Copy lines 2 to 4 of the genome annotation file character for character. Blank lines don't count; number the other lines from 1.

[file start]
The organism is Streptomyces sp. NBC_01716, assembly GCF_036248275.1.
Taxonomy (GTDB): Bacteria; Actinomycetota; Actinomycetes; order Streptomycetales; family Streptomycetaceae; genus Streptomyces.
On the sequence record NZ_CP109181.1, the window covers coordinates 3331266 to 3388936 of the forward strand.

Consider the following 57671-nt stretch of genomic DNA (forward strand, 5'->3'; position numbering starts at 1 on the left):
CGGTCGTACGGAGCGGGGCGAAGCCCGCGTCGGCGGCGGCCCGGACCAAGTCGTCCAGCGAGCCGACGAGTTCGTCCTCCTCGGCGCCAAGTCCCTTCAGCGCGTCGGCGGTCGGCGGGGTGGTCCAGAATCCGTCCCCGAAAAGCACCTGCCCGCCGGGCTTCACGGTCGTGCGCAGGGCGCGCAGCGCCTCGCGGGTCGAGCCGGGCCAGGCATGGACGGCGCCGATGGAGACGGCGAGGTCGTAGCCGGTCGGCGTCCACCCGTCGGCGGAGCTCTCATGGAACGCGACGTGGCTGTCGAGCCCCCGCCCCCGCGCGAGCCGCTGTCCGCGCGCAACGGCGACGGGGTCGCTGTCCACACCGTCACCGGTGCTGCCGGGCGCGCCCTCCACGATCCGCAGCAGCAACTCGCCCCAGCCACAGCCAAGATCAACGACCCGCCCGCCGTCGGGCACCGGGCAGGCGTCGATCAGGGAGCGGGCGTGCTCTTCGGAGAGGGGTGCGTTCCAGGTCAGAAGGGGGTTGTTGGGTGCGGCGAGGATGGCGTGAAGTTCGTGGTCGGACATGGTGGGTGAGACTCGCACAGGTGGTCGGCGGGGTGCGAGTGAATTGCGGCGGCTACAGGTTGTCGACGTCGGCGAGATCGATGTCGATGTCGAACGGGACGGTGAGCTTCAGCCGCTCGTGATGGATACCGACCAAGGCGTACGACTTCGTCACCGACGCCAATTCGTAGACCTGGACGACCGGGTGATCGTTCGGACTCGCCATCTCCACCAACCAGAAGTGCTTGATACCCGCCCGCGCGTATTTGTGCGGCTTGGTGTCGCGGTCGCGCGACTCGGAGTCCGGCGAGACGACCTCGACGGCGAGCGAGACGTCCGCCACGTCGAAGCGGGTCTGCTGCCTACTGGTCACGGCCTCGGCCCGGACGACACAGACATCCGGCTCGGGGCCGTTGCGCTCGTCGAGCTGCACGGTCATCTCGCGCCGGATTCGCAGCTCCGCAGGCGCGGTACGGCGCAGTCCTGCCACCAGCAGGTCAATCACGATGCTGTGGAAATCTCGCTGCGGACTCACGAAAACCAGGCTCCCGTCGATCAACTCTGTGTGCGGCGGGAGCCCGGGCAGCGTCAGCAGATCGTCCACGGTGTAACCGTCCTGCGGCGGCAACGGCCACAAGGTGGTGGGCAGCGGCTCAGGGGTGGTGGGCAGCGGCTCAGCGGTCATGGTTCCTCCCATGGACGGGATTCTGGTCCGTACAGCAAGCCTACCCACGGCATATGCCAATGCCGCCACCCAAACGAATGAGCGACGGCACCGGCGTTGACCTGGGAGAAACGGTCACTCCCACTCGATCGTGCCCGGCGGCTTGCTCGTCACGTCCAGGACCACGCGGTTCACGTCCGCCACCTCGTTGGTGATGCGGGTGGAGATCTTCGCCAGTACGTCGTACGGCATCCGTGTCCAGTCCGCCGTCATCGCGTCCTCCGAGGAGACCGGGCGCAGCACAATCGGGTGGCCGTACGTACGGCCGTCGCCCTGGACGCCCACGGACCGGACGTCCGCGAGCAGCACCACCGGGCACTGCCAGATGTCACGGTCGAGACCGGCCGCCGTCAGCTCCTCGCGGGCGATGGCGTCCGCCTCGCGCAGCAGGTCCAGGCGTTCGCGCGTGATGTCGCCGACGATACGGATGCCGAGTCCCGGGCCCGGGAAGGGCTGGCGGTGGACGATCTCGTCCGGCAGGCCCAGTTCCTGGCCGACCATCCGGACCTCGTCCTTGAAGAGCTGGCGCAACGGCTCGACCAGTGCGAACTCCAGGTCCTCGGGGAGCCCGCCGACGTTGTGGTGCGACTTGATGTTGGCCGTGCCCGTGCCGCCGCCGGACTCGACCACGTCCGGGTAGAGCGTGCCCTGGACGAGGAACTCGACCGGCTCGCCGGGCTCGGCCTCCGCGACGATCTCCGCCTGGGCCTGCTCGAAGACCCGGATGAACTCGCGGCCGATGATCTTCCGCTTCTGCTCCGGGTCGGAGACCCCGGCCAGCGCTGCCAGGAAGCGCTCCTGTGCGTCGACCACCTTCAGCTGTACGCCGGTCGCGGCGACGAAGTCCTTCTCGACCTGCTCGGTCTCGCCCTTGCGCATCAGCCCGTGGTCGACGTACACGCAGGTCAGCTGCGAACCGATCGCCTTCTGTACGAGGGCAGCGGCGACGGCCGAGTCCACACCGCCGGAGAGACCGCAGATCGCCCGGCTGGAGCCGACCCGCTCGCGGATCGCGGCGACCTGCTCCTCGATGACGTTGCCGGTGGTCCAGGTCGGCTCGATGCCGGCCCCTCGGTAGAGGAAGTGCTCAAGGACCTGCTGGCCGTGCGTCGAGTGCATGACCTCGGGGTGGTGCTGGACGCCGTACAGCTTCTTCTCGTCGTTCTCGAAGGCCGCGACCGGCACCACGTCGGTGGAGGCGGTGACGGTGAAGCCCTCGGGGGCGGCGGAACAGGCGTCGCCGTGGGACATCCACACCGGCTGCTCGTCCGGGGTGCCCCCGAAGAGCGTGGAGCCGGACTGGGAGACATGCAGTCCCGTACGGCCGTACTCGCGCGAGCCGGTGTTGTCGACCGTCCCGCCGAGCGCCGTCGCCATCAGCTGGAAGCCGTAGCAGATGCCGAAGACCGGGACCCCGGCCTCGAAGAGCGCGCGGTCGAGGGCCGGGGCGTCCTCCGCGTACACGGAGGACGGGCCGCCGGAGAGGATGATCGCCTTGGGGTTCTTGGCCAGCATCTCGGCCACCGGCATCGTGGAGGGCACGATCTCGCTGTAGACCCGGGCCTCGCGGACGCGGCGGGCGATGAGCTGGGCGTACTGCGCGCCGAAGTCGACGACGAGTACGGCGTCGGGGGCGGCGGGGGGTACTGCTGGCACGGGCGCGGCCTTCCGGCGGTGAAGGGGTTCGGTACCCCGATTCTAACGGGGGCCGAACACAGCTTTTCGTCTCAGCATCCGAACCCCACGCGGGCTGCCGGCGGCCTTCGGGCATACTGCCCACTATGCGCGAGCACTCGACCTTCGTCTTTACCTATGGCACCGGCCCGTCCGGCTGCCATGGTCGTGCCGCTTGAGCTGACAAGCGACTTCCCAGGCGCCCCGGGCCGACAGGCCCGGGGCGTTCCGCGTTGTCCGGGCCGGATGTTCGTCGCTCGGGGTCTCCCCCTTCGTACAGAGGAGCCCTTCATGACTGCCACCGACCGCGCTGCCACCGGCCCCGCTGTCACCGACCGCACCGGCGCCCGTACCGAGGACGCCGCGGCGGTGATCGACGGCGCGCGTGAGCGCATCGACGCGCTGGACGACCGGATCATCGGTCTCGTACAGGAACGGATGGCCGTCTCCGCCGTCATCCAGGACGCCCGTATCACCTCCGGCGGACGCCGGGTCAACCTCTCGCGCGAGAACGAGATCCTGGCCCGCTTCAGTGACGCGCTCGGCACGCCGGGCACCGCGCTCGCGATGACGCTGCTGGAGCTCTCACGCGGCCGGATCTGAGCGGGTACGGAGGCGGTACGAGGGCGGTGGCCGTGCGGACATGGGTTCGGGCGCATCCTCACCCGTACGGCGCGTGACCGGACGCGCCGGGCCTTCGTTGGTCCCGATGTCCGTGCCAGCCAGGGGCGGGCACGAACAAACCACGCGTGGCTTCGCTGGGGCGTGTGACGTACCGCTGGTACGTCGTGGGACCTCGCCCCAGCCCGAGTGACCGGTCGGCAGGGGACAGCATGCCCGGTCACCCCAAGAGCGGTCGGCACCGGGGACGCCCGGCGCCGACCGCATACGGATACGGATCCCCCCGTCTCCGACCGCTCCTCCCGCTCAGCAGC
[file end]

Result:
Taxonomy (GTDB): Bacteria; Actinomycetota; Actinomycetes; order Streptomycetales; family Streptomycetaceae; genus Streptomyces.
On the sequence record NZ_CP109181.1, the window covers coordinates 3331266 to 3388936 of the forward strand.

Consider the following 57671-nt stretch of genomic DNA (forward strand, 5'->3'; position numbering starts at 1 on the left):